kayceel on LibraryThing 10 months ago
Boyfriends are won and lost, but it¿s the dynamics between the girls, especially the push and pull of friendship versus popularity, that is most compelling.
mrsdwilliams on LibraryThing 10 months ago
Chloe Sacks is a dreamy, artistic high school junior. This graphic novel tells the story of her junior year and the issues she has with her friends and her boyfriend. Chloe is upset when her best friend, Mackenzie, starts to distance herself from their friendship as she tries harder to be popular. Meanwhile, Chloe becomes friends and then more-than-friends, with nerdy Adam, who sits next to her in art class. Even as she falls in love with Adam, Chloe keeps their relationship a secret from her friends. When the girls find out about Adam, they break up with her. Chloe's friends have their own issues to deal with and they all struggle even more when they no longer have each other for support. Teen girls will relate to all the drama!
escondidolibrary on LibraryThing More than 1 year ago
Chloe's best friend Mackenzie has decided that she wants to be popular at whatever cost. But Chloe's falling for one of the unpopular guys in school and she's afraid to tell anyone - especially since Mackenzie would never understand.
abbylibrarian on LibraryThing More than 1 year ago
Chloe is part of a tight group of four friends. They have hung out together since childhood and they do everything together. Chloe's best friend Mackenzie is the leader of the group and obsessed with being popular. They've been best friends since they were little, but this year Chloe notices the Mackenzie has changed. They used to tell each other everything, but now Mackenzie's gotten a tattoo and didn't even say anything. She's also ignoring her friends to hang out with the uber-popular Nicola (and, unbeknownst to Nicola, Mackenzie is scheming to get together with Nic's super-popular boyfriend). When Chloe starts getting to know a boy in her art class, she hides the friendship from her friends because she's afraid that they'll think he's a loser. But how long can she hide her developing relationship with him? What will happen if they find out? And should she really be friends with people who would judge her this way?This is a great graphic novel and I'm hopeful that it will become a series. The characters are a lot of fun and the art is great. The fights between friends in the book are really realistic and took me right back to high school. Highly recommended for fans of chick lit and it would probably be appropriate for younger teens (12+). There is brief mention of Mackenzie losing her virginity and talk of another of the girls' boyfriend pressuring her to have sex, but nothing "graphic".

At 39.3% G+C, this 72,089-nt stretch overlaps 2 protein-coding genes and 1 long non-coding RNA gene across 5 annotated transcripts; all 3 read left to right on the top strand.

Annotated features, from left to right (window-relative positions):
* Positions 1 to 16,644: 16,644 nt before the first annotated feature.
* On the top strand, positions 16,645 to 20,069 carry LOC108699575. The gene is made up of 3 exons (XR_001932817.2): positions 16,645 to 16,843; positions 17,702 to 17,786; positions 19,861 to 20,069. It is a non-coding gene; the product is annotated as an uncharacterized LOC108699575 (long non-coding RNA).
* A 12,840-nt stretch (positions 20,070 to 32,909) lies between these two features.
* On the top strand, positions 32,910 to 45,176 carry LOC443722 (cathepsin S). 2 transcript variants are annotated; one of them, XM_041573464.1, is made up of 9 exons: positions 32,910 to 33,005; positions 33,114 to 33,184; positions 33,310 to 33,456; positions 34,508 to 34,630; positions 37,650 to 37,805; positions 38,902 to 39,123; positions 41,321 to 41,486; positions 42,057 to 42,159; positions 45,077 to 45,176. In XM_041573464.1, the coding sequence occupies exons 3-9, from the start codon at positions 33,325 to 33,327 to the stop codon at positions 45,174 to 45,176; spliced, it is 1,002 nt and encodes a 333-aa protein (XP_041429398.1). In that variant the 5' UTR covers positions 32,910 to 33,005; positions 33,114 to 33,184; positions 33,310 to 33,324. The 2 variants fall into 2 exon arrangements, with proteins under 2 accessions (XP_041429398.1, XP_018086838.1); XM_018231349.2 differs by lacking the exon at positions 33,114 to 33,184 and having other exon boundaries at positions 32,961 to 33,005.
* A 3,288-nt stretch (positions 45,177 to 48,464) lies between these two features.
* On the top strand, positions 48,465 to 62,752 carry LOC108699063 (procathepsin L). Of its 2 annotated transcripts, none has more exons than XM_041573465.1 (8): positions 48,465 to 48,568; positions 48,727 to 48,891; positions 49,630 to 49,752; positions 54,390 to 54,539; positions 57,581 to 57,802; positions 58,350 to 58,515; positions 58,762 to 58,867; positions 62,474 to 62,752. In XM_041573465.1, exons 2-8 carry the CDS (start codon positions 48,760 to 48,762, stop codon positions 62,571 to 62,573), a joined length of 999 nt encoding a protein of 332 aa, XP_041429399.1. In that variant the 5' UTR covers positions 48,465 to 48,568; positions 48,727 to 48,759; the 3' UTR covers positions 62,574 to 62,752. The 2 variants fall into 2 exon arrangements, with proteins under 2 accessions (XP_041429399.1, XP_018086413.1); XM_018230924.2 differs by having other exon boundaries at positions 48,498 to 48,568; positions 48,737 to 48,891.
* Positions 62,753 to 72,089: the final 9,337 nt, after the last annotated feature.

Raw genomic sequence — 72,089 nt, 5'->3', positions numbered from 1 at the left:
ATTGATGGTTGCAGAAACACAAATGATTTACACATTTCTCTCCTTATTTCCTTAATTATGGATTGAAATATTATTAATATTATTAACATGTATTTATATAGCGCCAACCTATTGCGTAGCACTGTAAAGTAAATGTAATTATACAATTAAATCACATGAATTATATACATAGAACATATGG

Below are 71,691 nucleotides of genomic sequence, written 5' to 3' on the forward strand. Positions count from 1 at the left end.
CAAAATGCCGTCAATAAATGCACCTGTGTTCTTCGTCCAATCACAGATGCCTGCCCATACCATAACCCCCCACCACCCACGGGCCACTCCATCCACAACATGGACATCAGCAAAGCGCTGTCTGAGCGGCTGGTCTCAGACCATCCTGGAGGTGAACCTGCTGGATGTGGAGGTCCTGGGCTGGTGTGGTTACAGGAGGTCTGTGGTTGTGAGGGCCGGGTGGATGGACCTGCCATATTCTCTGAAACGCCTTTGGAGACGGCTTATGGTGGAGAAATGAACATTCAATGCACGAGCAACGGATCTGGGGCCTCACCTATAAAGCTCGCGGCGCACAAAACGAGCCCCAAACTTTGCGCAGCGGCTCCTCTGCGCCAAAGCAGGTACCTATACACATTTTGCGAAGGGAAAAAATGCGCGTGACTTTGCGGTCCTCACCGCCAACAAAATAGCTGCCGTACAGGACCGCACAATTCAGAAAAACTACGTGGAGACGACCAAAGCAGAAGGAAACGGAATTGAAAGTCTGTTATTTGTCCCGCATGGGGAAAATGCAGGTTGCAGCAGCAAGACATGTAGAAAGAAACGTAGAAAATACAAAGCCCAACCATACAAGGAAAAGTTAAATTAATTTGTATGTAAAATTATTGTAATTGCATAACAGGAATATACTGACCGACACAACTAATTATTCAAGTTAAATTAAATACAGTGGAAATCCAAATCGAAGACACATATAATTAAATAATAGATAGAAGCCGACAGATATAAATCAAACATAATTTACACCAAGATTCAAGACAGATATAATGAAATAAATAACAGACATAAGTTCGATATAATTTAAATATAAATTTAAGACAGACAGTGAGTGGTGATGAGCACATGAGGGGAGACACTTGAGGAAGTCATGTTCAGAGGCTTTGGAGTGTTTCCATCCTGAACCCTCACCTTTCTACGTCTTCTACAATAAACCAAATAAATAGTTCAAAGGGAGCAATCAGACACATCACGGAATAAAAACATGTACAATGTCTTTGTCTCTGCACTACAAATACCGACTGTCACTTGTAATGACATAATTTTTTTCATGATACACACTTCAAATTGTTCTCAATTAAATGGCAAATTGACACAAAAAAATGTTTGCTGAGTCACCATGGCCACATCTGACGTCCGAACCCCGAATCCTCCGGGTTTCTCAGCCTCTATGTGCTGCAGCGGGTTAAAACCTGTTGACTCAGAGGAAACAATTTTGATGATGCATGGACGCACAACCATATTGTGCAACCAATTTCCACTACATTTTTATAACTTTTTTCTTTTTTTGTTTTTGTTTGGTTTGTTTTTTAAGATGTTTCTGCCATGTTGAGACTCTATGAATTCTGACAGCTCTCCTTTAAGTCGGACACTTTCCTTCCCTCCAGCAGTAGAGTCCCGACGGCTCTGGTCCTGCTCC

relientkatie on LibraryThing More than 1 year ago
On the first day of her junior year, Chloe Sacks discovers that her best friend Mackenzie has become obsessed with reaching new heights of popularity. When Chloe falls for Adam, a cute but unpopular boy in her art class, she decides to keep it a secret from Mackenzie and the rest of her friends. But she can¿t keep her secret forever, and when her relationship with Adam finally revealed, she learns that ¿breaking up¿ with friend is just as hard as breaking up with a boy. Chloe is a great narrator who is easy to relate to. Her desire to do the right thing and her fear of what her friends will say if she does is very realistic. It's also a quick read; I read it cover to cover in about an hour total. And Christine Norrie¿s illustrations are perfect for the story, reminiscent of the ¿Archie¿ comics but with a modern edge.Although there's some mature stuff here (Erika's boyfriend pressures her to have sex with him, Mackenzie is said to have lost her virginity to an older guy) but it's handled well and isn't at all explicit. I'd recommend this book for girls ages 12-16.
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Guest More than 1 year ago
The thing that i like mostly about this book is that it has real high school drama. i mean when she takes her boyfriend i think thats kind of rude and actually tryin to get her man in perpous and also when they all gain up on her and star hating her i think thats something that goes around the world like every day. But i just think this book is like a fun quick read for anybody.
Guest More than 1 year ago
The book was awesome. I liked it alot. I think every girl should read it. the book has lots of problems and how to resolve them. It helps out with everything reltionship, family, and even love.
Guest More than 1 year ago
I really really really like this book and I rated it recommended cuz its not outstanding but it is really really good and I think other people should read it cuz it talks about the major thing friendhips, relatonships, and life!!!